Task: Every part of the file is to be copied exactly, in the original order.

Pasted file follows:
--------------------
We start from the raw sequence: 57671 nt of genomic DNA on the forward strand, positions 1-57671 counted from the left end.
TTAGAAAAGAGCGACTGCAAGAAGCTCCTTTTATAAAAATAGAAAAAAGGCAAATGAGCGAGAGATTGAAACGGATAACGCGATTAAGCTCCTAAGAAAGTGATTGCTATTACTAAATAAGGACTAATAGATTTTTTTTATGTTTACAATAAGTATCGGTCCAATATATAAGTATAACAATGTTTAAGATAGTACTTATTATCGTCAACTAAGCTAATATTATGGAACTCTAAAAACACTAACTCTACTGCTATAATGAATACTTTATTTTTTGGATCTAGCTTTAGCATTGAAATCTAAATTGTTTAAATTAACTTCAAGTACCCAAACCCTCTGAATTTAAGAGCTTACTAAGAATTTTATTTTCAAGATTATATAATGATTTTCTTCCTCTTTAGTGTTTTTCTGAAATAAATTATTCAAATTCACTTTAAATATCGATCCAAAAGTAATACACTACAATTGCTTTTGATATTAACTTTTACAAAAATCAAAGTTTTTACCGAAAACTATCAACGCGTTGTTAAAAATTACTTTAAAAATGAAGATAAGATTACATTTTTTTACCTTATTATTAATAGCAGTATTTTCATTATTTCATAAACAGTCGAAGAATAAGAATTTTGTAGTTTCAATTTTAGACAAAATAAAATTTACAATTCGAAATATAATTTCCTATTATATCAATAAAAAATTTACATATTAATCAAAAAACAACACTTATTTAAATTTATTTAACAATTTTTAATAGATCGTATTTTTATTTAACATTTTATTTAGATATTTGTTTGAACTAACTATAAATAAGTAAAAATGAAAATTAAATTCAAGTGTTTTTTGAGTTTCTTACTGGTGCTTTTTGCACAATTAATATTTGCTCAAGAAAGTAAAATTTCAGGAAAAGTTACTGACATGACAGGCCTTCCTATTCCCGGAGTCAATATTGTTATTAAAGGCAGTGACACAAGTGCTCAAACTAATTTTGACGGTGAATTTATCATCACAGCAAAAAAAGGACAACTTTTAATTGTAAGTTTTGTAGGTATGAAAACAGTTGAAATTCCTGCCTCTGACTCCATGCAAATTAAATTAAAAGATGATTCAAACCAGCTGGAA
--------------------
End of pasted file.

We start from the raw sequence: 57671 nt of genomic DNA on the forward strand, positions 1-57671 counted from the left end.
TTAGAAAAGAGCGACTGCAAGAAGCTCCTTTTATAAAAATAGAAAAAAGGCAAATGAGCGAGAGATTGAAACGGATAACGCGATTAAGCTCCTAAGAAAGTGATTGCTATTACTAAATAAGGACTAATAGATTTTTTTTATGTTTACAATAAGTATCGGTCCAATATATAAGTATAACAATGTTTAAGATAGTACTTATTATCGTCAACTAAGCTAATATTATGGAACTCTAAAAACACTAACTCTACTGCTATAATGAATACTTTATTTTTTGGATCTAGCTTTAGCATTGAAATCTAAATTGTTTAAATTAACTTCAAGTACCCAAACCCTCTGAATTTAAGAGCTTACTAAGAATTTTATTTTCAAGATTATATAATGATTTTCTTCCTCTTTAGTGTTTTTCTGAAATAAATTATTCAAATTCACTTTAAATATCGATCCAAAAGTAATACACTACAATTGCTTTTGATATTAACTTTTACAAAAATCAAAGTTTTTACCGAAAACTATCAACGCGTTGTTAAAAATTACTTTAAAAATGAAGATAAGATTACATTTTTTTACCTTATTATTAATAGCAGTATTTTCATTATTTCATAAACAGTCGAAGAATAAGAATTTTGTAGTTTCAATTTTAGACAAAATAAAATTTACAATTCGAAATATAATTTCCTATTATATCAATAAAAAATTTACATATTAATCAAAAAACAACACTTATTTAAATTTATTTAACAATTTTTAATAGATCGTATTTTTATTTAACATTTTATTTAGATATTTGTTTGAACTAACTATAAATAAGTAAAAATGAAAATTAAATTCAAGTGTTTTTTGAGTTTCTTACTGGTGCTTTTTGCACAATTAATATTTGCTCAAGAAAGTAAAATTTCAGGAAAAGTTACTGACATGACAGGCCTTCCTATTCCCGGAGTCAATATTGTTATTAAAGGCAGTGACACAAGTGCTCAAACTAATTTTGACGGTGAATTTATCATCACAGCAAAAAAAGGACAACTTTTAATTGTAAGTTTTGTAGGTATGAAAACAGTTGAAATTCCTGCCTCTGACTCCATGCAAATTAAATTAAAAGATGATTCAAACCAGCTGGAA